We rely on quality gear for our many hours outside, with animals, doing physical work and play, in the weather, under all sorts of conditions. We need clothing and equipment that will hold up as much as we do. Here’s a selection that we will review soon for riding, running, camping, or simply scooting out to the barn for your horse’s last call. A wide range of products for our wide range of scrutinizing readers.
And you thought Camelbak was just about hydration packs? Think again. The company has brought color, creativity, and high function to the competitive market of reusable drink ware. We like where they’re headed.
The assisted-opening Leek remains a favorite for horse owners and riders. It’s slim and pretty, has a belt clip, works reliably day in, day out. Win one on our podcast.
This Texas company hand-sews stunning shirts for the best arena looks. Made mostly of cotton, the Western style shirts work equally well for a night on the town. Learn more about Rhea Scott Follett’s gem of a shirt company here.
The company doesn’t like the words “corporate responsibility.” Instead, they declare: We are social and environmental justice action-takers who make shoes to make a difference — from access and inclusion to creating a lighter footprint on the planet.
We’ve added three Keen styles to our summer reviews. We think they are fantastic for all your away from the barn activity: Hiking, trips to town, hitting the food truck after a post-pandemic concert.
We like Keen’s Greta Chelsea
(at right) as a great alternative to muck boots.
just might be the town shoe to spruce up your chore run. Cute and comfy.
The Sunshadow Long Sleeved Hoody
features UPF 50 protection, is light and versatile for those long, sunny rides. Fits compactly in a tiny corner of your saddle bag, ready for whatever the day brings.
MultiBev by Camelbak
The California outdoor company offers tough clothing, always with an eye on functionality and durability. Oh, and its gear always looks pretty spiffy, too.
We think these colorful, well-constructed hiking tights might be just the thing for navigating hills of sagebrush and juniper here in the southwest. But then, they might just fit the bill in the mountains of Maine and New Hampshire, too. They feature tough fabric at the knees and buttocks yet they feel as comfortable as less reinforced tights. Bring on the briars!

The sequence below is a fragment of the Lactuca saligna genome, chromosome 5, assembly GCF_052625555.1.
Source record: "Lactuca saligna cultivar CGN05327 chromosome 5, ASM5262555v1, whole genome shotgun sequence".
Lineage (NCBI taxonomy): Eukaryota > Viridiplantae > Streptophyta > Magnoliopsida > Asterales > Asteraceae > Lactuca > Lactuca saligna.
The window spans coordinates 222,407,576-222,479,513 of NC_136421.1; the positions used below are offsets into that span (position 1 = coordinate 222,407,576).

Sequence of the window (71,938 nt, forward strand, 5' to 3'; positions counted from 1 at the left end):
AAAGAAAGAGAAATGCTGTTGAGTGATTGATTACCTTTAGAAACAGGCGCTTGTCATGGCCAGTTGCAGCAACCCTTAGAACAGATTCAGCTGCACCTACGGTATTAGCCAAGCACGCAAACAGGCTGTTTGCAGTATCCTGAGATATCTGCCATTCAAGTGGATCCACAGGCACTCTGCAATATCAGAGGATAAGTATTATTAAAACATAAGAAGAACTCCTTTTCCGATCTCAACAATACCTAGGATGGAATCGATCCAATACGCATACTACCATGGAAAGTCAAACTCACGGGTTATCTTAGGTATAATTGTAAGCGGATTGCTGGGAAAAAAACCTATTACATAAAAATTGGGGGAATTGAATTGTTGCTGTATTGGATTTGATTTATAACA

Thank you, Patagonia, for not punishing us with huge scoop neck tees or the oppositde: crampy crew necks. As necklines go, this t-shirt finds that happy medium. Plus, its blend may be ideal for temperature variations, when our days start in the 40’s and peak in the 80’s. Love the color selection, too.
Ah, the wonders of wool. This top is mostly wool, so it breaths and suits our active days. It also touts odor control, always a good feature. We don’t mind smelling like horsesh*t, but do mind smelling stinky ourselves. Am I right?
Be aware, the fabric here is thin, soft and semi-transparent. Amazingly insulating but breathable, too. Don’t wear a black bra underneath unless you’d like folks to see it.
Pack Out Hike TIghts
Own Less. Do More. That’s the motto for this new company which takes recycled plastic from 30 bottles to make one fun, artsy, utilitarian towel. Use the big towels for your picnic. Use the hand towels for your horse. We dig ’em. Oh, and check out their Festival Blankets, too.
We review the Challenger 6 ATR:
a shoe that needs no break-in time. It’s best for gravel roads and off-road trails. As comfortable and supportive as they get. Cushioning proved worthy for 25-mile weeks. Could it handle more? Yes.
Fun Fact: more than any other shoe brand, Hoka offers most styles in lots of color schemes, so there are multiple ways to jazz it up.
Aside from the comfort and durability of Hokas, we also love the Hoka blog, which has features on running ambassadors from around the world, including Pippa Middleton and Uzo Aduba. Read more here
A perennial favorite. This Canadian company hand sews its boots with a dedicated crew in Saint Tite Quebec. Snip toes. Square toes. Roper heels. Buckaroo heels. Exotic hide. Cowhide. You name it. Pick out your style here
What’s in your saddle bag?
Cell phone, check. First aid mini-kit, check. Whistle, check.
Outdoor Pantry’s Beef Stew and Jerk Chicken – excellent camping and glamping options
And for those of us going on longer excursions, we must surely have a delicious meal or two from Outdoor Pantry. Try their Cuban Chicken and Lime Rice Bowl (right) or Savory Beef Stew. Freeze-dried means it’s light. Outdoor Pantry means it’s delish – definitely not your typical freeze-dried meal. Outdoor Pantry is not afraid to spice things up and its ingredients and recipes are a big shelf-step above your usual brands’ offerings.